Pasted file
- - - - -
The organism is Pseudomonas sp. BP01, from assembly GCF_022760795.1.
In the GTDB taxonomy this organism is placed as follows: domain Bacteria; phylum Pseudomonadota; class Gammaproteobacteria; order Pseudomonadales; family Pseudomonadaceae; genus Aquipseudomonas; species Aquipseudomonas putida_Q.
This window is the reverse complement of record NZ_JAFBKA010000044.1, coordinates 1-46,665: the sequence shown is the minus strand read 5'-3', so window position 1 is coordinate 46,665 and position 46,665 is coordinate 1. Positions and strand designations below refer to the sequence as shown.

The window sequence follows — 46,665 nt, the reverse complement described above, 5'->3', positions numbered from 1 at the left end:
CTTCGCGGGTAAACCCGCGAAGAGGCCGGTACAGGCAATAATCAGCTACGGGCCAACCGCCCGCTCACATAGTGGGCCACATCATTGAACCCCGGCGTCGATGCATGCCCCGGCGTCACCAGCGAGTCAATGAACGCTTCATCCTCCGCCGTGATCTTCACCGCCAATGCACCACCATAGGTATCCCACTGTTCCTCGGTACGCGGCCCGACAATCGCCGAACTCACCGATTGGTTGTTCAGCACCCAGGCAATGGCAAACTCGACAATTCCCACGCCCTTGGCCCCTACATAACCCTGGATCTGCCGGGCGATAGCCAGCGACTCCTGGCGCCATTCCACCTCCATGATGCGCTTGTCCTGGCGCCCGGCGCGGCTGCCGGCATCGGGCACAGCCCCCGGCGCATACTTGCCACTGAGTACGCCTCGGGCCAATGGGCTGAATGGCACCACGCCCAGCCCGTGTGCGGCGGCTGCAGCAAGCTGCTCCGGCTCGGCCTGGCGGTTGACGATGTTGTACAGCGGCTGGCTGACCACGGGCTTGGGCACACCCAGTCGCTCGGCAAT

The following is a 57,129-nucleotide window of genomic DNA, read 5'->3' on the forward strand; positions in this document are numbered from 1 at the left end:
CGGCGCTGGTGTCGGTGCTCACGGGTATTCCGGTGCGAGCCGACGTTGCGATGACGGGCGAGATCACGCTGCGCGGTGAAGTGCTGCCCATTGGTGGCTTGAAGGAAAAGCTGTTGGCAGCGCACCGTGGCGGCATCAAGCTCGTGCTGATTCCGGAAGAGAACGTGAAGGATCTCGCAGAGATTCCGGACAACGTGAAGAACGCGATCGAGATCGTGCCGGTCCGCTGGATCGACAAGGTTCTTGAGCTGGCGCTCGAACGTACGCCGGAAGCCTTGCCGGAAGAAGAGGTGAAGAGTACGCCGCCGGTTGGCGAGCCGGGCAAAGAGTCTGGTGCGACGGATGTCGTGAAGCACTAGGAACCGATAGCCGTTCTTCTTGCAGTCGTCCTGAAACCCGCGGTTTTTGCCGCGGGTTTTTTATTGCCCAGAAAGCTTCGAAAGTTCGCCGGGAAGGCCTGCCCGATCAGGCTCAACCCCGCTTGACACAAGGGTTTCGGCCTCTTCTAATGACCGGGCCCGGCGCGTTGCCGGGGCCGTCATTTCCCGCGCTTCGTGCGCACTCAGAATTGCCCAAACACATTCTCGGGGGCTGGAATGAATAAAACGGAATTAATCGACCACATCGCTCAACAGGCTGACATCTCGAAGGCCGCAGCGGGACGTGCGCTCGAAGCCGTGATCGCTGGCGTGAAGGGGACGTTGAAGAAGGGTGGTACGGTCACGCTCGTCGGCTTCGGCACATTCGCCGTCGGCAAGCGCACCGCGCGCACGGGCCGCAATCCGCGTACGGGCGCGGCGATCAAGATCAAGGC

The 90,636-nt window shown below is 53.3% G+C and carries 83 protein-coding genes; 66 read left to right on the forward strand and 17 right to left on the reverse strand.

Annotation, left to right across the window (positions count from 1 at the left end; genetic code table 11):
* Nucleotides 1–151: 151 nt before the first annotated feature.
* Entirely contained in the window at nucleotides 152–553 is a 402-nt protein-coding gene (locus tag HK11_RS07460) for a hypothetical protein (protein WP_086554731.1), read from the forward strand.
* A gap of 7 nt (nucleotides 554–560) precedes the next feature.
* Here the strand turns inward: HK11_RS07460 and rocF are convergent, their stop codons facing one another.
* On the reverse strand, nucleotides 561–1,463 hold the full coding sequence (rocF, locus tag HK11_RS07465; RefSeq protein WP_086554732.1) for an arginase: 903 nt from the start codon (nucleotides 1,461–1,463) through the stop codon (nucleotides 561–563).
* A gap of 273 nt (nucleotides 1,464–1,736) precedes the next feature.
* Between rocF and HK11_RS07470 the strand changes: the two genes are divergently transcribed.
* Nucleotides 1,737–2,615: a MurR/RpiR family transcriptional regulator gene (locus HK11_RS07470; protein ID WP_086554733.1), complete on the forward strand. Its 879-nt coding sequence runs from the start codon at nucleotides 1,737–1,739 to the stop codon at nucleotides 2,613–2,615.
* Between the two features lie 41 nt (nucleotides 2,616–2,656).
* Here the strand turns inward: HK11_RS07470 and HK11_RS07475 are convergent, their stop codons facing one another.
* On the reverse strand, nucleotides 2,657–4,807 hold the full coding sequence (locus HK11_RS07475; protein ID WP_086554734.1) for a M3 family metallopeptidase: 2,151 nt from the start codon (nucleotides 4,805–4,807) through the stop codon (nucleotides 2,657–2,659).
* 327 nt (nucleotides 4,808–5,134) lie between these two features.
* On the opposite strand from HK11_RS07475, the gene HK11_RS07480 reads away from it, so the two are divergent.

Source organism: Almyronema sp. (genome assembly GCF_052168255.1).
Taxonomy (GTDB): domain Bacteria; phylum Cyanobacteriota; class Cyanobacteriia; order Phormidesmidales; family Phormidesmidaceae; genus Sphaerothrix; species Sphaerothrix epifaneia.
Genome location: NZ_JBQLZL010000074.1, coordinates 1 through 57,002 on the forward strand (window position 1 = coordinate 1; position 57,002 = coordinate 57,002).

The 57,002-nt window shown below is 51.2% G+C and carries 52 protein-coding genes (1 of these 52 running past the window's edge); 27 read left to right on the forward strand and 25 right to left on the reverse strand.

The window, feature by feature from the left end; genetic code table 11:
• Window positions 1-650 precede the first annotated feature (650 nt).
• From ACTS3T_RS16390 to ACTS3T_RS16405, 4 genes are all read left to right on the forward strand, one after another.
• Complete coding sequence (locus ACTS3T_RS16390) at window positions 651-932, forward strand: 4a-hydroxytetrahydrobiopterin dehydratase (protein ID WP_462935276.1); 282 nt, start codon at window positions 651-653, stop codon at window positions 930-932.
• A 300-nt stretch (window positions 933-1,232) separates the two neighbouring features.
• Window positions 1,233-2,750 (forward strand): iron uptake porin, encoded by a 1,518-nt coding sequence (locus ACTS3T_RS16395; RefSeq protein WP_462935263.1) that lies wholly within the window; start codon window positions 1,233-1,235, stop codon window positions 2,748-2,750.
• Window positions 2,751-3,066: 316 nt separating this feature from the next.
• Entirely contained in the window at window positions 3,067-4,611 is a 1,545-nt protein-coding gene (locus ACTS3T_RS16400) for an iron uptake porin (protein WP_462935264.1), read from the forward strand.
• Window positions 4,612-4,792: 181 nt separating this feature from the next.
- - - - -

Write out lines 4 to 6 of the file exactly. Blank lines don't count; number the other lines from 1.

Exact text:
The window sequence follows — 46,665 nt, the reverse complement described above, 5'->3', positions numbered from 1 at the left end:
CTTCGCGGGTAAACCCGCGAAGAGGCCGGTACAGGCAATAATCAGCTACGGGCCAACCGCCCGCTCACATAGTGGGCCACATCATTGAACCCCGGCGTCGATGCATGCCCCGGCGTCACCAGCGAGTCAATGAACGCTTCATCCTCCGCCGTGATCTTCACCGCCAATGCACCACCATAGGTATCCCACTGTTCCTCGGTACGCGGCCCGACAATCGCCGAACTCACCGATTGGTTGTTCAGCACCCAGGCAATGGCAAACTCGACAATTCCCACGCCCTTGGCCCCTACATAACCCTGGATCTGCCGGGCGATAGCCAGCGACTCCTGGCGCCATTCCACCTCCATGATGCGCTTGTCCTGGCGCCCGGCGCGGCTGCCGGCATCGGGCACAGCCCCCGGCGCATACTTGCCACTGAGTACGCCTCGGGCCAATGGGCTGAATGGCACCACGCCCAGCCCGTGTGCGGCGGCTGCAGCAAGCTGCTCCGGCTCGGCCTGGCGGTTGACGATGTTGTACAGCGGCTGGCTGACCACGGGCTTGGGCACACCCAGTCGCTCGGCAAT

The following is a 57,129-nucleotide window of genomic DNA, read 5'->3' on the forward strand; positions in this document are numbered from 1 at the left end: